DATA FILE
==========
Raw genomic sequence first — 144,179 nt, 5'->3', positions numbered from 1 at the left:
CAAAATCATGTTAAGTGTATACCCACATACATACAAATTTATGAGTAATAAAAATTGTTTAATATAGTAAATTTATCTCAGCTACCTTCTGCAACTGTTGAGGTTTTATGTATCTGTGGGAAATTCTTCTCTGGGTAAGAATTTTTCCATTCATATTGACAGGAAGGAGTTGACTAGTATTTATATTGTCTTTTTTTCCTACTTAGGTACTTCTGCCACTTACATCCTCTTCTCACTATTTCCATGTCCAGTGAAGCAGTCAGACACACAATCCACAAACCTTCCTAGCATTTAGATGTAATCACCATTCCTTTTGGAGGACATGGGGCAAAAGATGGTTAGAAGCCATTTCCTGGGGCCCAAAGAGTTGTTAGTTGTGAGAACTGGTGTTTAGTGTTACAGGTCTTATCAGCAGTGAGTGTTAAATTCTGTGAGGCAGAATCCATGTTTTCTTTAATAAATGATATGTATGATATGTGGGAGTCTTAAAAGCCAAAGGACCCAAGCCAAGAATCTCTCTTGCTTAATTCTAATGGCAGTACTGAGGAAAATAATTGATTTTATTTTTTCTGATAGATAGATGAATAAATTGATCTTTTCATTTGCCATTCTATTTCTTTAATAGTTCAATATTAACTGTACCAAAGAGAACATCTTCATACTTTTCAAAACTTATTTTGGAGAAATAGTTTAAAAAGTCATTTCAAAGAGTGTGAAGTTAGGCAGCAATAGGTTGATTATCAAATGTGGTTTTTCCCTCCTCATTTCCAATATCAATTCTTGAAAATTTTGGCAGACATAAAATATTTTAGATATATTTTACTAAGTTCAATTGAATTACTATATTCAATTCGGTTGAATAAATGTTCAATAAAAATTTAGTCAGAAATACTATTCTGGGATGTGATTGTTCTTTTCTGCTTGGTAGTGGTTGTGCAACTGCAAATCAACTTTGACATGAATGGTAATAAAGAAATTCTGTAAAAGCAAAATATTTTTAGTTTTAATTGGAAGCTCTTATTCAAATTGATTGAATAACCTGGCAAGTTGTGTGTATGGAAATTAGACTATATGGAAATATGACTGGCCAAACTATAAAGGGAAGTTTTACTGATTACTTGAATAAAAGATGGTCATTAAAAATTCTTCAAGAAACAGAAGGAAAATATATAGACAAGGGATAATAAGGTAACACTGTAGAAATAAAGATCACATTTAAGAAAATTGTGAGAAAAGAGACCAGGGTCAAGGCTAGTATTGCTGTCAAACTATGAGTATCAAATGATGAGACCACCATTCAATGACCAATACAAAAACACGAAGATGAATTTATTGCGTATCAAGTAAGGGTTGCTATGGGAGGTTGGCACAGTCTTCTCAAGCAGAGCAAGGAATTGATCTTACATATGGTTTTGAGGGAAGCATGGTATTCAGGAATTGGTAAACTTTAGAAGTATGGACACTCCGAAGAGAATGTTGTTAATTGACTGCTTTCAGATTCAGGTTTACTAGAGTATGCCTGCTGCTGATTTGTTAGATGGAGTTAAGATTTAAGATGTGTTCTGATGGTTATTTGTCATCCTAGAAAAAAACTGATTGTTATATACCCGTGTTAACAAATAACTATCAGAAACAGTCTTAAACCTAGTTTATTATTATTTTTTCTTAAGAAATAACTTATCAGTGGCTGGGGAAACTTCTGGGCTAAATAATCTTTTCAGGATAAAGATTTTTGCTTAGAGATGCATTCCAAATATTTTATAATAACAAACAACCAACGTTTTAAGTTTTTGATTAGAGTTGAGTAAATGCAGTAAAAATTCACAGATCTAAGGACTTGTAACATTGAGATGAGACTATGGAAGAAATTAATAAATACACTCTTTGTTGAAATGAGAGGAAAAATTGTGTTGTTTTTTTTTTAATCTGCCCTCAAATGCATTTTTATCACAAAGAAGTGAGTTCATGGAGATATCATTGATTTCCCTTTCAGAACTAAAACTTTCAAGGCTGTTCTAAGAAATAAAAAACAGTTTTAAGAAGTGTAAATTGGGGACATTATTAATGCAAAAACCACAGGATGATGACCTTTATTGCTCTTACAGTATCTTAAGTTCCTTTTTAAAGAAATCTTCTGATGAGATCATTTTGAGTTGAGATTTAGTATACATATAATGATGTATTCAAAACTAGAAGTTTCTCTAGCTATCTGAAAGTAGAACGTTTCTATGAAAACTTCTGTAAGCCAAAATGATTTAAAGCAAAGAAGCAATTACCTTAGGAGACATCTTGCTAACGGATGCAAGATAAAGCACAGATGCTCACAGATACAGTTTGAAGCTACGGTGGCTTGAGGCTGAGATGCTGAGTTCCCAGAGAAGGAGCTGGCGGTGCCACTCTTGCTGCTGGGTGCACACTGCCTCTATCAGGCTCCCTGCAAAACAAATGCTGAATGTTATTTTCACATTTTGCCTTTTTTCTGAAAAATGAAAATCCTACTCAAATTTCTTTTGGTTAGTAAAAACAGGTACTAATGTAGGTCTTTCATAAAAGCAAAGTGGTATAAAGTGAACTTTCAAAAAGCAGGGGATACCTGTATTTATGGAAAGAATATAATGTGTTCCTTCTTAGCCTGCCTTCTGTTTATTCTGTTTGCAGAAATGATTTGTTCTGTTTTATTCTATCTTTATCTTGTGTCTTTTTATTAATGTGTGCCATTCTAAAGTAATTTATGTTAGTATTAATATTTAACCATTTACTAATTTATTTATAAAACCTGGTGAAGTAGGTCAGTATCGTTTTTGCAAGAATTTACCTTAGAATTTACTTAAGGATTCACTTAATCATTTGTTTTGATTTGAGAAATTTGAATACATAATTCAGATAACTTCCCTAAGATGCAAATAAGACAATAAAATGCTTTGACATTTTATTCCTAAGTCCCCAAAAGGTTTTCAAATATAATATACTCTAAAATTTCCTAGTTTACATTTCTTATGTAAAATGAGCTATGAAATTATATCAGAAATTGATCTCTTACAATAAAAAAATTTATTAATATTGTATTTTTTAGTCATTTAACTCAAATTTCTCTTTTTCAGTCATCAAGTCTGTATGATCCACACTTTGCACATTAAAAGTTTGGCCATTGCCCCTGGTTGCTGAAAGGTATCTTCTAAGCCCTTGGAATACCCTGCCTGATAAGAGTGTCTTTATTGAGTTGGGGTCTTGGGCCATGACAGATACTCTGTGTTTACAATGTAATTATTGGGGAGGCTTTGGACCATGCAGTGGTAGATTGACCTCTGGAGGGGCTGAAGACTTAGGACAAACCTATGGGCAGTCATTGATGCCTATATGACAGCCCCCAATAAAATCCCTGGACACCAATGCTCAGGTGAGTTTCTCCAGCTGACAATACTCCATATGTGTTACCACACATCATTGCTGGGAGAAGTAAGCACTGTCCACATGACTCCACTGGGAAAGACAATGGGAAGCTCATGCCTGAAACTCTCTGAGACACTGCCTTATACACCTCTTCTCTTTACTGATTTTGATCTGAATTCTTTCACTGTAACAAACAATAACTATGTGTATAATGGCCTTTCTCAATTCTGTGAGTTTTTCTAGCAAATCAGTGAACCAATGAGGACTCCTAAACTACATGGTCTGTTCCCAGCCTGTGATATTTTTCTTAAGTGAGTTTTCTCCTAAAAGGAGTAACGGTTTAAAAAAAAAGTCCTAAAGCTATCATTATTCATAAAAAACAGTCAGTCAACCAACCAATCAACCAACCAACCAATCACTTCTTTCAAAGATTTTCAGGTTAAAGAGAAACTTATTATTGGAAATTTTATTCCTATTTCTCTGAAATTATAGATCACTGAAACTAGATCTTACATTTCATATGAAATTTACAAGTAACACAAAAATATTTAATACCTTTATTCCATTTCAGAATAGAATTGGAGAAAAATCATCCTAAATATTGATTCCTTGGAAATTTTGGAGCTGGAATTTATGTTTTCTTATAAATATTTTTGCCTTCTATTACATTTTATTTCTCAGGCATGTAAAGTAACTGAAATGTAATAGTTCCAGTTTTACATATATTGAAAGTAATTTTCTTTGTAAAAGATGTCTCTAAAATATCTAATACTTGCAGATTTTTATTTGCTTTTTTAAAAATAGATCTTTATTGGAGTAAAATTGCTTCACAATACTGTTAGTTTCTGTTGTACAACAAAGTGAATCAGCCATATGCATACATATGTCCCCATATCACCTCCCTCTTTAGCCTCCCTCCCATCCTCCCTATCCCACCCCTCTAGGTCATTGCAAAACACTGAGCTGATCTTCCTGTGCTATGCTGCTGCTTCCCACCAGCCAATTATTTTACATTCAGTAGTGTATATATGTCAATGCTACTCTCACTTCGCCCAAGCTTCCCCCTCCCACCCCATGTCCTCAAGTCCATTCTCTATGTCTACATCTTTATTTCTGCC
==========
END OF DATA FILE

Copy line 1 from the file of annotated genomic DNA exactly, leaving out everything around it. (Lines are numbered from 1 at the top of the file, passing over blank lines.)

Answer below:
Raw genomic sequence first — 144,179 nt, 5'->3', positions numbered from 1 at the left: